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This panel attends to the provocative role of images in the context of political struggles, wars and border conflicts and asks about the affective role of digital and audio-visual images as sites of contestation.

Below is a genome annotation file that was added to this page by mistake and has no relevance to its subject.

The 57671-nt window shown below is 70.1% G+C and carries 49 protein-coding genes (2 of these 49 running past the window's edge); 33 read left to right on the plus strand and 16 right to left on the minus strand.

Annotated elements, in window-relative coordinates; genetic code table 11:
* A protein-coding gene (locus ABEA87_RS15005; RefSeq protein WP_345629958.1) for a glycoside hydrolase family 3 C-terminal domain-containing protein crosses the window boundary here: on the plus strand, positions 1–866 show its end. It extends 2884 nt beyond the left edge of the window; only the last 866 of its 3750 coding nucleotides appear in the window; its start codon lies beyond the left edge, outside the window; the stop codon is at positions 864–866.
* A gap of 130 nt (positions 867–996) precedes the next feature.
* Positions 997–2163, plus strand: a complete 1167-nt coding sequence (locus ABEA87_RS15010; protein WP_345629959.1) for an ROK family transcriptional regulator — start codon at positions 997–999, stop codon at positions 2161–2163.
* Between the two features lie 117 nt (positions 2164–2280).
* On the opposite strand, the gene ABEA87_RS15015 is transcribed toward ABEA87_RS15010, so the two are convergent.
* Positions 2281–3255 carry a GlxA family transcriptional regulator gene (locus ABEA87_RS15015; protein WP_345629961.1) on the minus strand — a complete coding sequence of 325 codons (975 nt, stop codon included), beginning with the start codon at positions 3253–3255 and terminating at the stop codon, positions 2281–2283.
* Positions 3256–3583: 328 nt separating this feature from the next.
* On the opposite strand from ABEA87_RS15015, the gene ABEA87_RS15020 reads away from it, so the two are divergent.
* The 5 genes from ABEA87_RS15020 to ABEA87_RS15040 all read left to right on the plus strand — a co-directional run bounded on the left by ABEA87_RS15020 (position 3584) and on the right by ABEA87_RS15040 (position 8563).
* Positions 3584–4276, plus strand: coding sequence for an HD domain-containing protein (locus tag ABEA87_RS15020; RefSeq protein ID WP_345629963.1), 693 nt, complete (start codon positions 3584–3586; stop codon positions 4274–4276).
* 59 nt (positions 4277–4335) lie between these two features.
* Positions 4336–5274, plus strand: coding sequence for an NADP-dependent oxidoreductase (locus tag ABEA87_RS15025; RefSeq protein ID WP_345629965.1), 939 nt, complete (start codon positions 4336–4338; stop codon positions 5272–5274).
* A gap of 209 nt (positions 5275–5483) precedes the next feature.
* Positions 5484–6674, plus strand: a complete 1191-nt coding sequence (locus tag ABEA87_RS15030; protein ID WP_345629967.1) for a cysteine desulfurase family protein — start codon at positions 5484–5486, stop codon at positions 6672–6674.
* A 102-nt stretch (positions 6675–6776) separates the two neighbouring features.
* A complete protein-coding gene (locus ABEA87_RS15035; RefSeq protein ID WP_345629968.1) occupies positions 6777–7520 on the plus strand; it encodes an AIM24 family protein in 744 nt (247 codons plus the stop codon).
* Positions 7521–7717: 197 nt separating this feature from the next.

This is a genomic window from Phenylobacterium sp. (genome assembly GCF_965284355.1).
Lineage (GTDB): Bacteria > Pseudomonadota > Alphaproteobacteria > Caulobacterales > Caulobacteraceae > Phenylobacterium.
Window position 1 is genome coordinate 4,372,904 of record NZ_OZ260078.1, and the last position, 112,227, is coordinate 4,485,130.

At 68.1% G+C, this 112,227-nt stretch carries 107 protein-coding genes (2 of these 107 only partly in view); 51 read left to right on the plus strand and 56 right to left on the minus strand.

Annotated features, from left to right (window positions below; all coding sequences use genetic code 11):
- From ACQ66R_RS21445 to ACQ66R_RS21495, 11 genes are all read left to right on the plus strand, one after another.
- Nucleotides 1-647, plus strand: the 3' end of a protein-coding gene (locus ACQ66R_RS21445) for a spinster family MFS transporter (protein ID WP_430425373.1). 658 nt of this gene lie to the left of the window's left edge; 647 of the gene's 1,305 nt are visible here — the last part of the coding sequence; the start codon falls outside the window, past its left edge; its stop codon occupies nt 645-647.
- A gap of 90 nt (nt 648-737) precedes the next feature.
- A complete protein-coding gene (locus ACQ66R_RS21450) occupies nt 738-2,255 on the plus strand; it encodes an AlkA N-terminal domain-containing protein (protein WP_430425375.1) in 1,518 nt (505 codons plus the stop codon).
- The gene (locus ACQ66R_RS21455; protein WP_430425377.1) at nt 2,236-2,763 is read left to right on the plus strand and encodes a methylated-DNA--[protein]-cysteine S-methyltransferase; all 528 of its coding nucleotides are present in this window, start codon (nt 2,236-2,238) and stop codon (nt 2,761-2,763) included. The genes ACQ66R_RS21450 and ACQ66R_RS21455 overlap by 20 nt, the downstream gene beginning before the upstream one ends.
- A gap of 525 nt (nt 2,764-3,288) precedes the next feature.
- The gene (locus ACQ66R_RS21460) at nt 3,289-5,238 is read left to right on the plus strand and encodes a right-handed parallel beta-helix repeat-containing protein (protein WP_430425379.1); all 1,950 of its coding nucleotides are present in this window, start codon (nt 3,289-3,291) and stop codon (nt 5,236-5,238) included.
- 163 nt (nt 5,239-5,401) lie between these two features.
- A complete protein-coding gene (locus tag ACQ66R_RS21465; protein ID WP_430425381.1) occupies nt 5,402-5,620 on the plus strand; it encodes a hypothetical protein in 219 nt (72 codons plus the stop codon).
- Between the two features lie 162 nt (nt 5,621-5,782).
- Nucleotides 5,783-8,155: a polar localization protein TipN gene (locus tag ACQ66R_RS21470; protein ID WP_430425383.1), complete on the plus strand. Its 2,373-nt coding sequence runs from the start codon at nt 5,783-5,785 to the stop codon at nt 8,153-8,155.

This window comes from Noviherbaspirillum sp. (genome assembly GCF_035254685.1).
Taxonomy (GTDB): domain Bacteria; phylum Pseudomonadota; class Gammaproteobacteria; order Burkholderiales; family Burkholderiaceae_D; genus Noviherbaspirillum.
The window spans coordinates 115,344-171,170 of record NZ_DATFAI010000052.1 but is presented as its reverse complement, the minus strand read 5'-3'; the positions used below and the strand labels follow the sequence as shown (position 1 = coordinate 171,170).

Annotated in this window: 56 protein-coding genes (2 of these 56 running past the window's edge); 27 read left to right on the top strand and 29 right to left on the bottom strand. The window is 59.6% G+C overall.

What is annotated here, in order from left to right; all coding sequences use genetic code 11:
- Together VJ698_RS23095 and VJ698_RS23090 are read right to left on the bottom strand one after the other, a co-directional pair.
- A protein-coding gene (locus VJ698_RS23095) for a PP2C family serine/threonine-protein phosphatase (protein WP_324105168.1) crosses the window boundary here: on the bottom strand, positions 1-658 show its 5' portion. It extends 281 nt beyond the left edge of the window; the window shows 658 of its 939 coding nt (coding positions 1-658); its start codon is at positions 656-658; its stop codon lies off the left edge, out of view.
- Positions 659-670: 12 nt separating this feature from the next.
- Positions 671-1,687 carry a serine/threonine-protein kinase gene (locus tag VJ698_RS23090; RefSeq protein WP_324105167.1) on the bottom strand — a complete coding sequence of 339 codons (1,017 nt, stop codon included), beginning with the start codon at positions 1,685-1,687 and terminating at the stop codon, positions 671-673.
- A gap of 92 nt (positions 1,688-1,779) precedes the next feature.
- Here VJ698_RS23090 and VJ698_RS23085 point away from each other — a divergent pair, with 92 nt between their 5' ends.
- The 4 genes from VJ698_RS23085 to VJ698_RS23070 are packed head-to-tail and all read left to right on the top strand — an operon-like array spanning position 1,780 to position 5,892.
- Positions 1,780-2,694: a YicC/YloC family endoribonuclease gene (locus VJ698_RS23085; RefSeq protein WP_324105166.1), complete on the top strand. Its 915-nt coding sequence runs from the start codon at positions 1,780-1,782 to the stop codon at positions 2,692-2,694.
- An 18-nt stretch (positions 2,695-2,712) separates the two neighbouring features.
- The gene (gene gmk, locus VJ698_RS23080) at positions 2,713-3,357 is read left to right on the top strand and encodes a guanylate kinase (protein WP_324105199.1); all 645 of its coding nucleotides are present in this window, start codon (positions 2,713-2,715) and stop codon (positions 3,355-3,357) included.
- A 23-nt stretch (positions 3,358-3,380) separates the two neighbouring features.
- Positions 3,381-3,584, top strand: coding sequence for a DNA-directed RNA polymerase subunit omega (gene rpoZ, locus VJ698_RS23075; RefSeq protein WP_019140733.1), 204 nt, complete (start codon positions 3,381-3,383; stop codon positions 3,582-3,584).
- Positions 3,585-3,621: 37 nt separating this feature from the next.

Recent conflicts and social movements - whether political or environmental - have renewed the debate on the role that visuals play as a means of provocation. In this panel, we are interested in those visuals that relate to border conflicts, war, and protest movements, and emanate either directly from actors involved (political actors, protesters, social movements) or from "cultural commentators" (artists, photo-journalists, filmmakers) who provocatively and visually engage with historical and contemporary sites of contestation - whether they are located in Central America, in Hong Kong, in the Middle East or Europe. We are especially interested in the provocative role these visuals assume. How has the visual vocabulary on both local and global scales changed in response to recent sites of contestation? What counts as a visual provocation nowadays? We ask these questions in a context where imagery on borders, wars, and conflicts has been omnipresent to the extent that it became desensitizing. If the public, as Susan Sontag noted back in 2003, has become fatigued, rather than shocked by the horror of wars, then what role can provocative images assume nowadays? And if the live coverage of wars on TV, as Baudrillard has observed during the 1991 Gulf war, seems to evening-time viewers more surreal than real, then how to bridge the alienating effects of mass mediations of visuals today? We aim to debate these and related questions through a set of approaches comprising studies in peace and conflict, visual anthropology, cultural studies, social movements theory, and the arts.